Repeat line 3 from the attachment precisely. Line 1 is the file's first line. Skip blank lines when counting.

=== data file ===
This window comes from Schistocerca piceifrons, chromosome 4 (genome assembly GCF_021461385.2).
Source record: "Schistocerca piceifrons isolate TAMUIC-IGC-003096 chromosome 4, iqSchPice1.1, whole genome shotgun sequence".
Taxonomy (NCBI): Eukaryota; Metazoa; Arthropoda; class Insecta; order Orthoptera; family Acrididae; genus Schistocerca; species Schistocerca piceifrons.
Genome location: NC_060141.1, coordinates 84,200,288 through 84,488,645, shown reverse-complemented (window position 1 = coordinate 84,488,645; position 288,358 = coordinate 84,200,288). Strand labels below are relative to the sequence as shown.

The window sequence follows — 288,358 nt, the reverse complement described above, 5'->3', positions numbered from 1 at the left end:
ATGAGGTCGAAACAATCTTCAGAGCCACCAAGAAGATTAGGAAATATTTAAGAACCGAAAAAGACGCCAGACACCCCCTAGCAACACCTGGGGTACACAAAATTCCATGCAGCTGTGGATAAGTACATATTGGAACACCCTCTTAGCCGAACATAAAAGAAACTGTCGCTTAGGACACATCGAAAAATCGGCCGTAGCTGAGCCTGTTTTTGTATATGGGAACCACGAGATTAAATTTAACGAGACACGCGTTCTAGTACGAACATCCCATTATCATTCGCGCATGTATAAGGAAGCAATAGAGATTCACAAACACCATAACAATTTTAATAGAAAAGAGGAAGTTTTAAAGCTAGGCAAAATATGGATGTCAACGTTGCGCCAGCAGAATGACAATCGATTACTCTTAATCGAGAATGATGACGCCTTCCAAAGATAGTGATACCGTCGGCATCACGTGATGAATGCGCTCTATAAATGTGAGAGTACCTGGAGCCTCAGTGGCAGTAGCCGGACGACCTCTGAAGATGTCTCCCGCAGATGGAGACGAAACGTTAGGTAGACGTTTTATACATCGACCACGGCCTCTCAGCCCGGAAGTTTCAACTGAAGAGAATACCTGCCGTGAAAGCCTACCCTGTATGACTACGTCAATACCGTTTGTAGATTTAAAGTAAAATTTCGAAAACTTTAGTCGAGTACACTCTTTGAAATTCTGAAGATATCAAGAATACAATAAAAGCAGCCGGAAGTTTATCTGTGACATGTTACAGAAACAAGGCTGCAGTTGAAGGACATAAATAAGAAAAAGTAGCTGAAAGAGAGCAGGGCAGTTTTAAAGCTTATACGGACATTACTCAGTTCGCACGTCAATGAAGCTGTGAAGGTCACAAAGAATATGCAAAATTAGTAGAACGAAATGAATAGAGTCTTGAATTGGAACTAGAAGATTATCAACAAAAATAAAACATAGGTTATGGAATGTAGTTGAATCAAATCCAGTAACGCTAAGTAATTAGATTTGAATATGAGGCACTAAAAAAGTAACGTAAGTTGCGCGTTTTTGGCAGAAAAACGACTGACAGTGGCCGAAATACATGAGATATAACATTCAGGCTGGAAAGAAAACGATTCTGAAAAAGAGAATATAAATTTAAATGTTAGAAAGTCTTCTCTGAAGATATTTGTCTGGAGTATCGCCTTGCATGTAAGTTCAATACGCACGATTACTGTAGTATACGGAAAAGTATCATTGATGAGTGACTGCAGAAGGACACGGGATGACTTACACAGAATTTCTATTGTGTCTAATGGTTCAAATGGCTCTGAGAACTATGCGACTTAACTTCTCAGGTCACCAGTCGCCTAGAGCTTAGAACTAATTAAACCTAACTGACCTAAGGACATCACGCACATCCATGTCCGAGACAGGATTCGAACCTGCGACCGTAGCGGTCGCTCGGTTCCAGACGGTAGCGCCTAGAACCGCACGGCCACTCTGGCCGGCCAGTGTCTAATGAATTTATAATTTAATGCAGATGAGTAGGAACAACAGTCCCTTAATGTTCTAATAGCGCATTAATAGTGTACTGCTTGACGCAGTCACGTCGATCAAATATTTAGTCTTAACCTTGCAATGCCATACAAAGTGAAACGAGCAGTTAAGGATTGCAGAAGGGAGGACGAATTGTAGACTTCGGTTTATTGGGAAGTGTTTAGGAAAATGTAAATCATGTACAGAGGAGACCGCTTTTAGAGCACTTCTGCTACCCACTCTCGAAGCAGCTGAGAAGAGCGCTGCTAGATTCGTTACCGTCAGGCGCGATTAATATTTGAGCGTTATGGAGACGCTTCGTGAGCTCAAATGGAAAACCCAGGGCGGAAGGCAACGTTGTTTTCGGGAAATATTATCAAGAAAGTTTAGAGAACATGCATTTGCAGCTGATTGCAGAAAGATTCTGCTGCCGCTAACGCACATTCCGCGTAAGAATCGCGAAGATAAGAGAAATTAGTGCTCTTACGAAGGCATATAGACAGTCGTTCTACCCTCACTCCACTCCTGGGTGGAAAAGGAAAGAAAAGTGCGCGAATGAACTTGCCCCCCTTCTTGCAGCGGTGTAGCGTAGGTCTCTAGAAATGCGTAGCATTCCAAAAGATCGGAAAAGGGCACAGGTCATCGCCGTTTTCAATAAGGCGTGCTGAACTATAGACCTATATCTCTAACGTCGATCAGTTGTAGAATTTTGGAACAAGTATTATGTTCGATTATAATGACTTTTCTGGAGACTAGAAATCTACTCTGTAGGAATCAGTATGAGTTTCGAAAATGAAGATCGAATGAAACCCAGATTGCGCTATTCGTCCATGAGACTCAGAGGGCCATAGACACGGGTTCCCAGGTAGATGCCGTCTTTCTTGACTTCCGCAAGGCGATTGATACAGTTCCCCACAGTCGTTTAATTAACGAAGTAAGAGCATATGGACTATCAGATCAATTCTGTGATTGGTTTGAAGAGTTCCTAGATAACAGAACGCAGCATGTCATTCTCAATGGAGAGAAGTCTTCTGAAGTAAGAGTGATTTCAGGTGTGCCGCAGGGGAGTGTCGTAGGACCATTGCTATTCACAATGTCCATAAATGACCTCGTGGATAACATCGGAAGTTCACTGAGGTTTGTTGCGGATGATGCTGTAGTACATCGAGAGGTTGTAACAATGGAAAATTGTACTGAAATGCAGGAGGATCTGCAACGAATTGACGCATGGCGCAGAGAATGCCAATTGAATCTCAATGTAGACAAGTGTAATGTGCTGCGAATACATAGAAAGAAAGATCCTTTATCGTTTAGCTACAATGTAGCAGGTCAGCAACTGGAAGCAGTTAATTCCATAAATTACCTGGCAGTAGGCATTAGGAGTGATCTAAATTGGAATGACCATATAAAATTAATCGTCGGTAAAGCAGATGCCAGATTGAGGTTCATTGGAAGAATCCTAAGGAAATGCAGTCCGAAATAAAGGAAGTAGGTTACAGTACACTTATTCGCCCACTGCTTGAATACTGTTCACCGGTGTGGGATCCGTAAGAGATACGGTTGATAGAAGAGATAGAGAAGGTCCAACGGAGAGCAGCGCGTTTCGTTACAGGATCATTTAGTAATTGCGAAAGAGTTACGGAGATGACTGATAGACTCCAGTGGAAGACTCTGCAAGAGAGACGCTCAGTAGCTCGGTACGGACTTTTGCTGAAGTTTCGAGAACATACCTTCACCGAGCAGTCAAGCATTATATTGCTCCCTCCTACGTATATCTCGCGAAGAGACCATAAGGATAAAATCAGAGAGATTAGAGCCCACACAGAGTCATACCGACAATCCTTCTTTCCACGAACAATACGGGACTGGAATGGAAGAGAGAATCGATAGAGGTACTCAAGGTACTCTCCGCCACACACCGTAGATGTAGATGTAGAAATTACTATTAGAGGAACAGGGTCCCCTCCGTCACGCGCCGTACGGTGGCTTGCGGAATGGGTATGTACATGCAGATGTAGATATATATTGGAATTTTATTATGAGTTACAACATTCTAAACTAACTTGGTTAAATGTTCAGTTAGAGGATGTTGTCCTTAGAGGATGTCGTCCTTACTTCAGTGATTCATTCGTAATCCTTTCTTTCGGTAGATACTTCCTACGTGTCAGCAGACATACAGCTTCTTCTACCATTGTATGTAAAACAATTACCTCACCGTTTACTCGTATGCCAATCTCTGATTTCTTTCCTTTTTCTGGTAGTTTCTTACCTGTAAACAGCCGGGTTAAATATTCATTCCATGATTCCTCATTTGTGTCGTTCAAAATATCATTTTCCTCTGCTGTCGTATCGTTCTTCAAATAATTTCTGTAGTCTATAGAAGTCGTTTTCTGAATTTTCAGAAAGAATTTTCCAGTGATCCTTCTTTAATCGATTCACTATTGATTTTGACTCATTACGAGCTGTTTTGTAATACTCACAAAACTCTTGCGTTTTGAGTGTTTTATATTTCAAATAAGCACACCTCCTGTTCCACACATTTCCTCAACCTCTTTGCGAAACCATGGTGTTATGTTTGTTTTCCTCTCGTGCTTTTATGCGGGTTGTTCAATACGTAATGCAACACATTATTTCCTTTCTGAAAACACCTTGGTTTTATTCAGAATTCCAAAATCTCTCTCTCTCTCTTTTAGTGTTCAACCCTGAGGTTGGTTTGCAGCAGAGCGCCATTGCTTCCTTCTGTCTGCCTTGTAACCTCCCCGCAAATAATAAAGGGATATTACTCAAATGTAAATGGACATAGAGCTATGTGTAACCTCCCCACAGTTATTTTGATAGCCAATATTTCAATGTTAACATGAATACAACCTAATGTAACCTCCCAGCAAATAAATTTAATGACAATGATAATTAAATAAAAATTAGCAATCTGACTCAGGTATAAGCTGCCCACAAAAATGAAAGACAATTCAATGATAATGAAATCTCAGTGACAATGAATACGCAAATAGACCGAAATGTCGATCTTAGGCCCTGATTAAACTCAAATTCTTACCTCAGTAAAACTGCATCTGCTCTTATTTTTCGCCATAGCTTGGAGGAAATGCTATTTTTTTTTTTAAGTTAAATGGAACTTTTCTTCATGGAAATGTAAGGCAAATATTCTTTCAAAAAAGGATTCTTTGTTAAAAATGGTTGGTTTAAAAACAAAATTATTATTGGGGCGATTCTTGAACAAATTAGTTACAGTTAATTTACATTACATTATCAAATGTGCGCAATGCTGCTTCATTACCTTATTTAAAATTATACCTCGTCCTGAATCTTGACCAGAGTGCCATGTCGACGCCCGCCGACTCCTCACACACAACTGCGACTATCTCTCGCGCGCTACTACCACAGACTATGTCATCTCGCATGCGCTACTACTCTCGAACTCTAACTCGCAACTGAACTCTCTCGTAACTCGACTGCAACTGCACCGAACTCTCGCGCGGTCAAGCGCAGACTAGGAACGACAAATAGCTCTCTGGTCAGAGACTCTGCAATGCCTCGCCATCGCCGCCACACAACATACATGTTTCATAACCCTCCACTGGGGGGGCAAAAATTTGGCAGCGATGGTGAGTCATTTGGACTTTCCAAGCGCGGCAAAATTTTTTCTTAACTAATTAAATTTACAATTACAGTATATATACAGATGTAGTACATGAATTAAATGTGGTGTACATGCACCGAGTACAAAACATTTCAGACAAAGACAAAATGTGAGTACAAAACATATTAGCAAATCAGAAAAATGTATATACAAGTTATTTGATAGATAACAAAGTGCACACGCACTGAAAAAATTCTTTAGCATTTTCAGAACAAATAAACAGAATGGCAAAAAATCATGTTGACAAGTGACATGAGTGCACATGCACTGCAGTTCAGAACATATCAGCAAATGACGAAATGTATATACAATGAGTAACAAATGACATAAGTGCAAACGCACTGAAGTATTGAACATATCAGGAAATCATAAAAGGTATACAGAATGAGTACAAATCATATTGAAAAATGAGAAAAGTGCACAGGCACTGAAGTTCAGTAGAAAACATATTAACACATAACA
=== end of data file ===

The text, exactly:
Taxonomy (NCBI): Eukaryota; Metazoa; Arthropoda; class Insecta; order Orthoptera; family Acrididae; genus Schistocerca; species Schistocerca piceifrons.